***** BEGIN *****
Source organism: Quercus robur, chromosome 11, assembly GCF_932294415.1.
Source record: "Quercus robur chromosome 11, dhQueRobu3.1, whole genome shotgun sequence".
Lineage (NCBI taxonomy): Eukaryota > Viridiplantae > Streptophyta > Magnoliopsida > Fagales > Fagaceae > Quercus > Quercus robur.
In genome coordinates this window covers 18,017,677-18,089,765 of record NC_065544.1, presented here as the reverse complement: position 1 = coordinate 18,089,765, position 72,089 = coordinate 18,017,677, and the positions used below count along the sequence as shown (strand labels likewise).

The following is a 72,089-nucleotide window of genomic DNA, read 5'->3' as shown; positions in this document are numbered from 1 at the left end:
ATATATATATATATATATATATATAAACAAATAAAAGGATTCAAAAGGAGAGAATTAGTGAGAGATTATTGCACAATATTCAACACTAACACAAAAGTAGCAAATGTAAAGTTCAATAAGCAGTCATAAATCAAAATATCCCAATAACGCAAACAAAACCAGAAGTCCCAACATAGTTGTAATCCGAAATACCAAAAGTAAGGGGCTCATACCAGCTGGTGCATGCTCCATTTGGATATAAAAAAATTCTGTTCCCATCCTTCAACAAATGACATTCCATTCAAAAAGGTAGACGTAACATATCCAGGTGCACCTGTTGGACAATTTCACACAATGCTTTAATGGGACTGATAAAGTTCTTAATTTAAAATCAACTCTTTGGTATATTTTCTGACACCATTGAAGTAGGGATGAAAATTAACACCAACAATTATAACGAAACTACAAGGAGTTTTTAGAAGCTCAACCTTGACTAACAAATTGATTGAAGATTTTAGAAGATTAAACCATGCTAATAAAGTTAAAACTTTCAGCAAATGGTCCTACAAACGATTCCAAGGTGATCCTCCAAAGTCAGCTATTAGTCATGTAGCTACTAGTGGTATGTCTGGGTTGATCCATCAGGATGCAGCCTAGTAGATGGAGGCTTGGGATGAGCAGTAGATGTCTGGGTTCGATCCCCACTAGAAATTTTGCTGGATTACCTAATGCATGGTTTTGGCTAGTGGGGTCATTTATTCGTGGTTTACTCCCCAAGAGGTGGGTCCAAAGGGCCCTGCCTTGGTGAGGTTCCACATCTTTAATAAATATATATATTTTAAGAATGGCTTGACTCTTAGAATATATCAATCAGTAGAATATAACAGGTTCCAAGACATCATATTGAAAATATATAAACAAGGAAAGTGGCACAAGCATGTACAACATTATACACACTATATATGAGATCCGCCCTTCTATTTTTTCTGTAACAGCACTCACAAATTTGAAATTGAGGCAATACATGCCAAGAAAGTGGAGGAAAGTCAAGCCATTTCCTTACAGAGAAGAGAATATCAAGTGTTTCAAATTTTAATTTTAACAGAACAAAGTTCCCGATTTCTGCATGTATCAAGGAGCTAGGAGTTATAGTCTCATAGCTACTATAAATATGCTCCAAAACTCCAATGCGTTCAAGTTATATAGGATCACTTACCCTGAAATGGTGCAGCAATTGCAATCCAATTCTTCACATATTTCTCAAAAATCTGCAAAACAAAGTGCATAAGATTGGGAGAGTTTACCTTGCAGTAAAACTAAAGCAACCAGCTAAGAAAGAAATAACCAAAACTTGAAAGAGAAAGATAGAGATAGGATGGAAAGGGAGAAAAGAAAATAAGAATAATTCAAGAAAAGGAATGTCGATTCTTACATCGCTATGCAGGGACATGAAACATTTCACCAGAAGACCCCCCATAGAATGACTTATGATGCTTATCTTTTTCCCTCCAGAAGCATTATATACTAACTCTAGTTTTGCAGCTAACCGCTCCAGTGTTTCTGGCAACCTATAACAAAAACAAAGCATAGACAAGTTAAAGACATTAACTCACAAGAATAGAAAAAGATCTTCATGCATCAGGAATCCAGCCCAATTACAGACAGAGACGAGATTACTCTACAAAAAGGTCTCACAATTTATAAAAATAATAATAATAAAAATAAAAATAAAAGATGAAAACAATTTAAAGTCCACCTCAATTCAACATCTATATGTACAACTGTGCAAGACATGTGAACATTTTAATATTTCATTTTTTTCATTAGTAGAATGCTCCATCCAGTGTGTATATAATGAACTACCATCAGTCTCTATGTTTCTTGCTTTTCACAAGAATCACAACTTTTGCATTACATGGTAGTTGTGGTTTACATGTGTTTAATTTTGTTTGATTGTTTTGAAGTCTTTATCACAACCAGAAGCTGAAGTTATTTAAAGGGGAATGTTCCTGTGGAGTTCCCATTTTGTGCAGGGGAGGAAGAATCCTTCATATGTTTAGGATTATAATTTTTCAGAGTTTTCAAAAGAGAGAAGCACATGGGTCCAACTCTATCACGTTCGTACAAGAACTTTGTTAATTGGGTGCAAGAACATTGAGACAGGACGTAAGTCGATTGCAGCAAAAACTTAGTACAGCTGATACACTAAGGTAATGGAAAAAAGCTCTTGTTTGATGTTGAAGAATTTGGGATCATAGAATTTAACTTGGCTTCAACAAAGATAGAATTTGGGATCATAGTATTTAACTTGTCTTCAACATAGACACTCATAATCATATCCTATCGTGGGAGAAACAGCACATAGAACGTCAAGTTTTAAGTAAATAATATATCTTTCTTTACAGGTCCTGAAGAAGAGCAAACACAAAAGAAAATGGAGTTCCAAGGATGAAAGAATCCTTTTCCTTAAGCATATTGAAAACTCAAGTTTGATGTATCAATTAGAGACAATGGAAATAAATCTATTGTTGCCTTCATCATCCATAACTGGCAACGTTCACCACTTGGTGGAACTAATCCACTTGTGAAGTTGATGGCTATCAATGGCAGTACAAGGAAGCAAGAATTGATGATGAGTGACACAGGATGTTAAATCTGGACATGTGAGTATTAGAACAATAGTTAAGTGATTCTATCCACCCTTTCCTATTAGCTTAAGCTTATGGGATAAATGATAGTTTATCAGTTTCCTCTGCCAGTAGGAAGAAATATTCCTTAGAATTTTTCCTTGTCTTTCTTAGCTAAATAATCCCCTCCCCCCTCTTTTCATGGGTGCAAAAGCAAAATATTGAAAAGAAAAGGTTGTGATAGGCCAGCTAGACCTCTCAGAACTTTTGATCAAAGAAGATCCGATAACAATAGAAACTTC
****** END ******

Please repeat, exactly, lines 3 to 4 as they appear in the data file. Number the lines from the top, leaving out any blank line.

Lineage (NCBI taxonomy): Eukaryota > Viridiplantae > Streptophyta > Magnoliopsida > Fagales > Fagaceae > Quercus > Quercus robur.
In genome coordinates this window covers 18,017,677-18,089,765 of record NC_065544.1, presented here as the reverse complement: position 1 = coordinate 18,089,765, position 72,089 = coordinate 18,017,677, and the positions used below count along the sequence as shown (strand labels likewise).